As I sit flopped on the bed today with a pounding headache from sinus pressure, I ponder the problem of illness and homeschool. I am sick. Both my girls are sick but at varying degrees. Do we take a sick day? Do we plod through school? Do we use this as an opportunity to build character and work ethic? Do we take the opportunity to nurture and rest? As I wrestle with worry over these issues, I reach for yet another tissue. Perhaps the issue is in the tissue.
When kids “go” to school somewhere other than home, parents wrestle with sickness as well. Maybe not as much though. If your kids are well they go to school even if a sibling is sick. The child’s school has rules about attendance and illness. There is probably a rule about fevers and … discharges (eew!). When the child meets the basic requirements, they go to school. If the parent can sneak one by, they send a slightly sick kid to school—by the way, I would too! Because kids are crowded in classroom everyone gets exposed. Some of them get sick and the travesty continues. It is a great way to keep the healthcare industry in business.
When you homeschool, things are different. If your child is a little sick, you do school. Period. The mom is the teacher and the doctor. If the child is having breathing problems but is okay to sit still, you have school. You can’t really do that with school outside the home. We take fewer sick days, so to speak, because we can still get school work around not feeling our best.
Problems arise when someone is SICK. In such a case, do you do some work or no work? What if one kid is fine and the other darling is living in the bathroom. Do you have a sick day for everyone? If you do, you have put school back a day. Meanwhile, happy, healthy kiddo is running around playing and laughing, or bored and looking for trouble. The sick kid now feels even more miserable. He/she is getting way too friendly with the toilet and rumpled bedsheets while happy healthy kid is having all sorts of fun. Yeah. Can you imagine the grumpy fighting about to ensue?
It is hard when Mommy is SICK. If the kids are well, Mommy can do workbook activities and activities that don’t require much from her. If she has older kids, they can help get meals on the table too. When the kids are younger though, there is no mercy. Mommy must trudge through her day and pretend everything is okay if she can. Even though she feels like a sword is piercing her lungs and an anvil is on her head, she has to make crafts, sing songs (oh kill me now), and change smelly diapers (eating after that smell is now optional). Why does it seem that on those days, everyone is demanding time and energy from Hapless Hannah who feels like a used dishrag?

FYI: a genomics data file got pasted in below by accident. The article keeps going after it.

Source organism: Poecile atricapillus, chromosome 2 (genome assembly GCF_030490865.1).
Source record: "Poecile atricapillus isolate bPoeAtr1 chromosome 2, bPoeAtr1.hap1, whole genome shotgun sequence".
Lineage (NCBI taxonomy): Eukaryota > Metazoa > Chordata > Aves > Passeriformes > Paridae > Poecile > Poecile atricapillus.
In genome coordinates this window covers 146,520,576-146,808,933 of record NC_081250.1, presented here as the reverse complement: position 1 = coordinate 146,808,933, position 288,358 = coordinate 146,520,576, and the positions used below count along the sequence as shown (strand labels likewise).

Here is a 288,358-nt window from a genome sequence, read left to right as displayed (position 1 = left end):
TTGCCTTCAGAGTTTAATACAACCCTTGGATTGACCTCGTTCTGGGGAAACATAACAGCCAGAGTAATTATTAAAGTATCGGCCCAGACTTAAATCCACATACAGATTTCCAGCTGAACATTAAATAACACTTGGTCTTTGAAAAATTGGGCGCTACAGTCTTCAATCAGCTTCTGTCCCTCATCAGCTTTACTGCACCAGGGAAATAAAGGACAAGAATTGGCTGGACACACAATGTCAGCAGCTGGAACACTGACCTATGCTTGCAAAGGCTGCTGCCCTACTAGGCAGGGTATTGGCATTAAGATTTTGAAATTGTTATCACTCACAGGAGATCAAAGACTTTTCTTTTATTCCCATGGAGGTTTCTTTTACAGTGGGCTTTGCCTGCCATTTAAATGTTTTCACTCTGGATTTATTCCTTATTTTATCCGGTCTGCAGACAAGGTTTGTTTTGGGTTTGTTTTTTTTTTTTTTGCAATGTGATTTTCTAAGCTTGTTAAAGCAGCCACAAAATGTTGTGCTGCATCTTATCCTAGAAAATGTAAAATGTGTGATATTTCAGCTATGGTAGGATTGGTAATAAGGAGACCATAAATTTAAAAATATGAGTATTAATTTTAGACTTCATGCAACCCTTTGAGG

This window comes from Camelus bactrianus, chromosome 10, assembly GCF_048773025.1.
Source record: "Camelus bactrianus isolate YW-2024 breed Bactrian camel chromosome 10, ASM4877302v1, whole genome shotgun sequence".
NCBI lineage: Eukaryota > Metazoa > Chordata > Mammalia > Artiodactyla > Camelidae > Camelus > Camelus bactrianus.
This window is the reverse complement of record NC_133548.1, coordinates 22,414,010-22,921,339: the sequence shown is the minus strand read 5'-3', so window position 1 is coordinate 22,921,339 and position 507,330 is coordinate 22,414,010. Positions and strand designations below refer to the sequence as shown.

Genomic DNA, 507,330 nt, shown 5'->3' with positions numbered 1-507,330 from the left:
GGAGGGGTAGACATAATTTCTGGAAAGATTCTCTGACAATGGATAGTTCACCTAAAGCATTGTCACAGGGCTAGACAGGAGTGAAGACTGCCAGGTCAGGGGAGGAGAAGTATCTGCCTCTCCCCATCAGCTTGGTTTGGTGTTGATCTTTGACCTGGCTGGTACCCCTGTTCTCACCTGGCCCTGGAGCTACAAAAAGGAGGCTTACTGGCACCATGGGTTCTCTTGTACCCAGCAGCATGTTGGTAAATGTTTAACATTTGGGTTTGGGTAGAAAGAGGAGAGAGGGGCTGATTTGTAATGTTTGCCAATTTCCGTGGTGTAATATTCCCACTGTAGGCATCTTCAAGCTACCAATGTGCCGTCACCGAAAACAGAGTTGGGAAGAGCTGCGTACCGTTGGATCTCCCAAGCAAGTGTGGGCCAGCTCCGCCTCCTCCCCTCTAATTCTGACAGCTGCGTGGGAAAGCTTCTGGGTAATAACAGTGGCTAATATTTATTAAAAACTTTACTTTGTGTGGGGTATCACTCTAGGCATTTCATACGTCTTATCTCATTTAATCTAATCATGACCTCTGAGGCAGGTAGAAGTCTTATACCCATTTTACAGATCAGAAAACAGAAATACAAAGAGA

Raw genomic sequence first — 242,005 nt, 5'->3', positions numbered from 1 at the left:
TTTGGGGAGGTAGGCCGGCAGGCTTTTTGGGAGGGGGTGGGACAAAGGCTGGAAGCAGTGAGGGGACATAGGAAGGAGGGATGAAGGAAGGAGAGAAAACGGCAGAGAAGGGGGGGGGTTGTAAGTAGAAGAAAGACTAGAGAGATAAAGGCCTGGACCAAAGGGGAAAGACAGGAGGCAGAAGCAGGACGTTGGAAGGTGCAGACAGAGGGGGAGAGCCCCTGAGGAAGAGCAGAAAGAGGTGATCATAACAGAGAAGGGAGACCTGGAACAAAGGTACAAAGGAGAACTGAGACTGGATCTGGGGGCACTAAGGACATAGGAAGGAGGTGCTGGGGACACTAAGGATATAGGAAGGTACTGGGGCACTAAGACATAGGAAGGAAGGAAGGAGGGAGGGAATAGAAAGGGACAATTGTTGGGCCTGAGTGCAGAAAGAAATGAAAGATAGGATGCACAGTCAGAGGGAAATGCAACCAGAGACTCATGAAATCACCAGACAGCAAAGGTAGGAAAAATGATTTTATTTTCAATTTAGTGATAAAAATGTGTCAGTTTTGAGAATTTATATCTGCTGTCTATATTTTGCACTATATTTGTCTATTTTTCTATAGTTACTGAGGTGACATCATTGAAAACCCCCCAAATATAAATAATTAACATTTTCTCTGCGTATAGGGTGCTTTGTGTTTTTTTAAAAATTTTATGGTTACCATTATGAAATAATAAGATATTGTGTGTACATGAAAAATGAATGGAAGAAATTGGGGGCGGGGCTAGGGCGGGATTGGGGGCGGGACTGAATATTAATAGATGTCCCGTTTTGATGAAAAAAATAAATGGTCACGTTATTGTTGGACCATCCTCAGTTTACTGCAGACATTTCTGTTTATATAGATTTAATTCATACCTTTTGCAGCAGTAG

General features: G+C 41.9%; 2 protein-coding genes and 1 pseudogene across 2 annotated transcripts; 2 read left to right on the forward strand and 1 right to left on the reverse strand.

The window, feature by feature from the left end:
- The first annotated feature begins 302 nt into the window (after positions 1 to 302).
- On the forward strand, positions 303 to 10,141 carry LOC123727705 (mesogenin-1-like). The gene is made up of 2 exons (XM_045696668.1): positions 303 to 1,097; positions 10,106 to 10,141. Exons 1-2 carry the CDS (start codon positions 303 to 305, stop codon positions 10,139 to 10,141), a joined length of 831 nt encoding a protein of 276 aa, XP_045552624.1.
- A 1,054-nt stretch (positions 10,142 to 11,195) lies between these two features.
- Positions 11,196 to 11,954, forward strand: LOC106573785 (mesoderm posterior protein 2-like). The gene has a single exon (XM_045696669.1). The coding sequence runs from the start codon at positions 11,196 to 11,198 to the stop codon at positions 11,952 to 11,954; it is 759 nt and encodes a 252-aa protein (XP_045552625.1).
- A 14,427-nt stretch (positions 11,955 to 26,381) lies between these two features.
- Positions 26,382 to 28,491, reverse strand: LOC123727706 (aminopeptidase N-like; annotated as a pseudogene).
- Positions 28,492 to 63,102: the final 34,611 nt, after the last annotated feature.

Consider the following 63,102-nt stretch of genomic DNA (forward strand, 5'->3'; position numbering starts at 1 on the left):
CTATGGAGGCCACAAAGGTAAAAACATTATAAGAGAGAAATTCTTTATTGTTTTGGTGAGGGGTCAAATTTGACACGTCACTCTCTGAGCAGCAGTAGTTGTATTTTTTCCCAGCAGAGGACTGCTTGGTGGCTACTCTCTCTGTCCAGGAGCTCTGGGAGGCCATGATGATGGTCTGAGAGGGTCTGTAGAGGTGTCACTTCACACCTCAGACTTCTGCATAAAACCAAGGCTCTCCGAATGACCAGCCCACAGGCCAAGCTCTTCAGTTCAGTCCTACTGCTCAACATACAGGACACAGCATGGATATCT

It is even worse when everyone is SICK. Is everyone sick enough to cancel school for the day of should top priority classes be pursued? Every child is a separate case. Some kids may get some work and some kids may get none. Personally, I tend to lean toward the idea everyone does something everyday to build character. Granted, on days like today, that amount of work is minimal. We will be taking a sick day by state law standards. Yet, we will cover priority subjects. There is no one for Mommy to lean on to help get food on the table. No one but Mommy can clean up the bathroom where someone missed. Mommy trudges on. Clean up on aisle three must be done by thee!
So here are some of my best tips for managing sick days. If you can trudge through, do it. It is less make-up work at the end of the year. Most state laws do not have sick days for homeschoolers. Kids in most public schools can miss up to 9 days and still finish the school year. Homeschool law states we have to have 180 days of school—no sick day excuses. Focus on the most important stuff. Skip electives. Again, focus on the required courses.
If everyone is flopping around the house, declare a sick day and nurture. If you have the option, do school on Saturday to keep the schedule on track. You may not like what it does to your school calendar, but you will appreciate the opportunity to nurture you and your kids. There will be less screaming in frustration. Less angry words will be spoken. Less confession and asking for forgiveness later. Kids, who have poor aim in the bathroom, can nap in the bathroom. Keep babies and diapers close to you. Set up playpens in your room while you take care of you. The rest can flop on your bed and be close while you give all of yourselves permission to rest and recuperate. You will be speaking volumes about taking care of yourself for not only today but future generations.
It is okay to be a different kind of Super Mom. You can be the one who gets it all done and still have your children like to be around you. Who knows, maybe they will choose to snuggle close and lean on your arm while you type…
Excuse me as I get another tissue.